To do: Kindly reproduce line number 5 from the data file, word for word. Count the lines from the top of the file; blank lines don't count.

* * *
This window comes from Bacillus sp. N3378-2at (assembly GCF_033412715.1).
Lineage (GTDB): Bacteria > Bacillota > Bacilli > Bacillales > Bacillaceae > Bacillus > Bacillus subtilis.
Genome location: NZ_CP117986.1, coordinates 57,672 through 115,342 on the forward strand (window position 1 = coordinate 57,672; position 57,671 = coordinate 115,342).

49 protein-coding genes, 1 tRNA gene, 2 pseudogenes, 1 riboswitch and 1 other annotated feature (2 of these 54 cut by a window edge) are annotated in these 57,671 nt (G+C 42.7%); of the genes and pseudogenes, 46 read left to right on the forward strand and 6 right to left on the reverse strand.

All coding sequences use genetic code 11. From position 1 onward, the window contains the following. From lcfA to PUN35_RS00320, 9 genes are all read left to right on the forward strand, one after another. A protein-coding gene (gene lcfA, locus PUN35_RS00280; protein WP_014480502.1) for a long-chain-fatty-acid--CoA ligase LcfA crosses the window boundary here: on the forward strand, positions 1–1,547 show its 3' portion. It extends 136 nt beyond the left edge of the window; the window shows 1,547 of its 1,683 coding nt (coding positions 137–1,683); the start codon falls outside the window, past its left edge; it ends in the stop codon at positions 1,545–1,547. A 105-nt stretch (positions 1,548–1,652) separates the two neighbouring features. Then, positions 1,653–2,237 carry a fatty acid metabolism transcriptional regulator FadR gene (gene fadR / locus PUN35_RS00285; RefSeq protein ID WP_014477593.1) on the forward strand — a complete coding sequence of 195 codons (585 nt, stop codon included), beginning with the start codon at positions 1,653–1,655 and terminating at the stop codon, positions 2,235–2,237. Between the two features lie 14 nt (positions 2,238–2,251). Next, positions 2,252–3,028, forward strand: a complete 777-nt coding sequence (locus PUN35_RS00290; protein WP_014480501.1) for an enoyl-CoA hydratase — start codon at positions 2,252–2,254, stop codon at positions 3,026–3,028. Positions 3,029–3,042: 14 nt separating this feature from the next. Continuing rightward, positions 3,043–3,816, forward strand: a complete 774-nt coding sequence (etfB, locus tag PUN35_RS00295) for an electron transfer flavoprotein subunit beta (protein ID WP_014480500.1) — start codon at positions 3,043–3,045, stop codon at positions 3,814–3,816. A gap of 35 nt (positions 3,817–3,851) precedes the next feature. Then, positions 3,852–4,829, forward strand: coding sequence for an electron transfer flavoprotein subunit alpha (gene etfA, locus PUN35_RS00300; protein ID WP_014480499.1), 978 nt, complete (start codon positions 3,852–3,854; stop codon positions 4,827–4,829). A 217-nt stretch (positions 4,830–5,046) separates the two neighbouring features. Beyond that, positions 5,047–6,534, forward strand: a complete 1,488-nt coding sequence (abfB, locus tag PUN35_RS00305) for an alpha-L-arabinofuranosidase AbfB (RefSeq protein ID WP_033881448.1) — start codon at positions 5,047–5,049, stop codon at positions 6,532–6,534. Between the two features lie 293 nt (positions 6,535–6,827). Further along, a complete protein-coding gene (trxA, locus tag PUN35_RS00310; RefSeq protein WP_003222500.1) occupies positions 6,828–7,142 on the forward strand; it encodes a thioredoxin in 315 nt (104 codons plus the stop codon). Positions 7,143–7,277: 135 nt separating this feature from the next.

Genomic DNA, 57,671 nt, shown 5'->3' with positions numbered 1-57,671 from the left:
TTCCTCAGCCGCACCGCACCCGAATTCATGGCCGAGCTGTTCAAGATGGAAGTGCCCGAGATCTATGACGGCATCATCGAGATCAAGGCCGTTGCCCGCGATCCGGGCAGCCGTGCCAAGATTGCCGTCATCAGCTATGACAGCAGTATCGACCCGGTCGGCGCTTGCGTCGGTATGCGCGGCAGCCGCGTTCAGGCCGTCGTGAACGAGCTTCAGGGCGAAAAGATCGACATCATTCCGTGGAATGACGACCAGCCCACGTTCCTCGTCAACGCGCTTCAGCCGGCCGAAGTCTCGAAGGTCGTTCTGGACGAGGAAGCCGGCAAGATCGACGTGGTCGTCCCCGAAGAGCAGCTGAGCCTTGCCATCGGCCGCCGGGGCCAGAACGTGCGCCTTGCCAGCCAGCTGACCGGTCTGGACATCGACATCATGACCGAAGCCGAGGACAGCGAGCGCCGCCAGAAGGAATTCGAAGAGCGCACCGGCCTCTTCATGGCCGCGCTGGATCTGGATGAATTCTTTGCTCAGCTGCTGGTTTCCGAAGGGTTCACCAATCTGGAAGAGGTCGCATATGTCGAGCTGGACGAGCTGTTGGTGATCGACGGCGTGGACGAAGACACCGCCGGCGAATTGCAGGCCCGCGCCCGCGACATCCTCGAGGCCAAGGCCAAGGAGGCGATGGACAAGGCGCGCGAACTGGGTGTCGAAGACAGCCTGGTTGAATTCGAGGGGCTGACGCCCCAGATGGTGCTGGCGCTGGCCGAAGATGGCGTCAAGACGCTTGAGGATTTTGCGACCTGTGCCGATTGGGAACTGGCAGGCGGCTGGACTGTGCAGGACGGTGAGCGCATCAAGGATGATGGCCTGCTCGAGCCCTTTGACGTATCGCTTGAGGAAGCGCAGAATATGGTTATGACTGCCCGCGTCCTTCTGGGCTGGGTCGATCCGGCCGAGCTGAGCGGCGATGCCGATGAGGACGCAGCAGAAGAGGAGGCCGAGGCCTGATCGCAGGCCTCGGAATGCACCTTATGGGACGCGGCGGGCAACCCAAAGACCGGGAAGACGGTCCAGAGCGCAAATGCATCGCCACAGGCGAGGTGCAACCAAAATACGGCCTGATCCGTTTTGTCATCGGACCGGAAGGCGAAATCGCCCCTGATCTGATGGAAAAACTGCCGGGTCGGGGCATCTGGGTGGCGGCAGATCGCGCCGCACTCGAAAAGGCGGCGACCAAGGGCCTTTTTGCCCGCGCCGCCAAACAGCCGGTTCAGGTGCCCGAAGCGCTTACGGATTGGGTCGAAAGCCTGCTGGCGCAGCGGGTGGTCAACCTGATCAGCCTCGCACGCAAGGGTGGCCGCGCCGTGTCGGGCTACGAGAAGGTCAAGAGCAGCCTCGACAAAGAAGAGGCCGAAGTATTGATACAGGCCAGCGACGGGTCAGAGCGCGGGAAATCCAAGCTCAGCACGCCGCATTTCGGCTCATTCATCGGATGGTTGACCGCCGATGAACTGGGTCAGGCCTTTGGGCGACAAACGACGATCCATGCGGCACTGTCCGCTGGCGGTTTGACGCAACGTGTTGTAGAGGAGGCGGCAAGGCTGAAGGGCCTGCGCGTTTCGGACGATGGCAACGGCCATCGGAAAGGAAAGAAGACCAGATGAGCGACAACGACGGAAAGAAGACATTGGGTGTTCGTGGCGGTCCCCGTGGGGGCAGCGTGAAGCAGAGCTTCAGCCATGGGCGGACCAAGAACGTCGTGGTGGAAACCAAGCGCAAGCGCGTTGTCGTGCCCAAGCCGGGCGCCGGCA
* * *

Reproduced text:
All coding sequences use genetic code 11. From position 1 onward, the window contains the following. From lcfA to PUN35_RS00320, 9 genes are all read left to right on the forward strand, one after another. A protein-coding gene (gene lcfA, locus PUN35_RS00280; protein WP_014480502.1) for a long-chain-fatty-acid--CoA ligase LcfA crosses the window boundary here: on the forward strand, positions 1–1,547 show its 3' portion. It extends 136 nt beyond the left edge of the window; the window shows 1,547 of its 1,683 coding nt (coding positions 137–1,683); the start codon falls outside the window, past its left edge; it ends in the stop codon at positions 1,545–1,547. A 105-nt stretch (positions 1,548–1,652) separates the two neighbouring features. Then, positions 1,653–2,237 carry a fatty acid metabolism transcriptional regulator FadR gene (gene fadR / locus PUN35_RS00285; RefSeq protein ID WP_014477593.1) on the forward strand — a complete coding sequence of 195 codons (585 nt, stop codon included), beginning with the start codon at positions 1,653–1,655 and terminating at the stop codon, positions 2,235–2,237. Between the two features lie 14 nt (positions 2,238–2,251). Next, positions 2,252–3,028, forward strand: a complete 777-nt coding sequence (locus PUN35_RS00290; protein WP_014480501.1) for an enoyl-CoA hydratase — start codon at positions 2,252–2,254, stop codon at positions 3,026–3,028. Positions 3,029–3,042: 14 nt separating this feature from the next. Continuing rightward, positions 3,043–3,816, forward strand: a complete 774-nt coding sequence (etfB, locus tag PUN35_RS00295) for an electron transfer flavoprotein subunit beta (protein ID WP_014480500.1) — start codon at positions 3,043–3,045, stop codon at positions 3,814–3,816. A gap of 35 nt (positions 3,817–3,851) precedes the next feature. Then, positions 3,852–4,829, forward strand: coding sequence for an electron transfer flavoprotein subunit alpha (gene etfA, locus PUN35_RS00300; protein ID WP_014480499.1), 978 nt, complete (start codon positions 3,852–3,854; stop codon positions 4,827–4,829). A 217-nt stretch (positions 4,830–5,046) separates the two neighbouring features. Beyond that, positions 5,047–6,534, forward strand: a complete 1,488-nt coding sequence (abfB, locus tag PUN35_RS00305) for an alpha-L-arabinofuranosidase AbfB (RefSeq protein ID WP_033881448.1) — start codon at positions 5,047–5,049, stop codon at positions 6,532–6,534. Between the two features lie 293 nt (positions 6,535–6,827). Further along, a complete protein-coding gene (trxA, locus tag PUN35_RS00310; RefSeq protein WP_003222500.1) occupies positions 6,828–7,142 on the forward strand; it encodes a thioredoxin in 315 nt (104 codons plus the stop codon). Positions 7,143–7,277: 135 nt separating this feature from the next.